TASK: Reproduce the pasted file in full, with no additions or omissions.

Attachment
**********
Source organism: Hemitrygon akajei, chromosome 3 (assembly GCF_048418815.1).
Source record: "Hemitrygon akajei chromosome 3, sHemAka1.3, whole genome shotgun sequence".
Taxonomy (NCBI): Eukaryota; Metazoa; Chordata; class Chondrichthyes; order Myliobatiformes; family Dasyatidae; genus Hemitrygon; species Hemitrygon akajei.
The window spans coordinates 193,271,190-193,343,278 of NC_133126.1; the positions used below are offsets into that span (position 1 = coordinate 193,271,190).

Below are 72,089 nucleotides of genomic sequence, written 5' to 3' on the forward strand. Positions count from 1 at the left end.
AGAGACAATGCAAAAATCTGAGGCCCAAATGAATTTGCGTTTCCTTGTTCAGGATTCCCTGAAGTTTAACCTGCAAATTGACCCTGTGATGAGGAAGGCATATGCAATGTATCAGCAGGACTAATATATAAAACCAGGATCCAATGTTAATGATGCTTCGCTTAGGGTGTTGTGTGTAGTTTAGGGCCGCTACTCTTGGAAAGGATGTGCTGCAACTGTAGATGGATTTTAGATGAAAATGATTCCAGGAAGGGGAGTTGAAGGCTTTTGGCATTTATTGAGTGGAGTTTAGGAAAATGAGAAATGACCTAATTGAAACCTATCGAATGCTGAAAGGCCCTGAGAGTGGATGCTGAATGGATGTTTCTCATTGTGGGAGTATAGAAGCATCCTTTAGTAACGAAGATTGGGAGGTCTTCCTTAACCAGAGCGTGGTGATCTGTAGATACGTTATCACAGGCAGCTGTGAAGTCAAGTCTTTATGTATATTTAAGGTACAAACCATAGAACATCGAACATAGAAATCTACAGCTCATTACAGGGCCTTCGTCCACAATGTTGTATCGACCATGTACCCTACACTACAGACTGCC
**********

Source organism: Hemitrygon akajei, chromosome 3 (assembly GCF_048418815.1).
Source record: "Hemitrygon akajei chromosome 3, sHemAka1.3, whole genome shotgun sequence".
Taxonomy (NCBI): Eukaryota; Metazoa; Chordata; class Chondrichthyes; order Myliobatiformes; family Dasyatidae; genus Hemitrygon; species Hemitrygon akajei.
The window spans coordinates 193,271,190-193,343,278 of NC_133126.1; the positions used below are offsets into that span (position 1 = coordinate 193,271,190).

Below are 72,089 nucleotides of genomic sequence, written 5' to 3' on the forward strand. Positions count from 1 at the left end.
AGAGACAATGCAAAAATCTGAGGCCCAAATGAATTTGCGTTTCCTTGTTCAGGATTCCCTGAAGTTTAACCTGCAAATTGACCCTGTGATGAGGAAGGCATATGCAATGTATCAGCAGGACTAATATATAAAACCAGGATCCAATGTTAATGATGCTTCGCTTAGGGTGTTGTGTGTAGTTTAGGGCCGCTACTCTTGGAAAGGATGTGCTGCAACTGTAGATGGATTTTAGATGAAAATGATTCCAGGAAGGGGAGTTGAAGGCTTTTGGCATTTATTGAGTGGAGTTTAGGAAAATGAGAAATGACCTAATTGAAACCTATCGAATGCTGAAAGGCCCTGAGAGTGGATGCTGAATGGATGTTTCTCATTGTGGGAGTATAGAAGCATCCTTTAGTAACGAAGATTGGGAGGTCTTCCTTAACCAGAGCGTGGTGATCTGTAGATACGTTATCACAGGCAGCTGTGAAGTCAAGTCTTTATGTATATTTAAGGTACAAACCATAGAACATCGAACATAGAAATCTACAGCTCATTACAGGGCCTTCGTCCACAATGTTGTATCGACCATGTACCCTACACTACAGACTGCC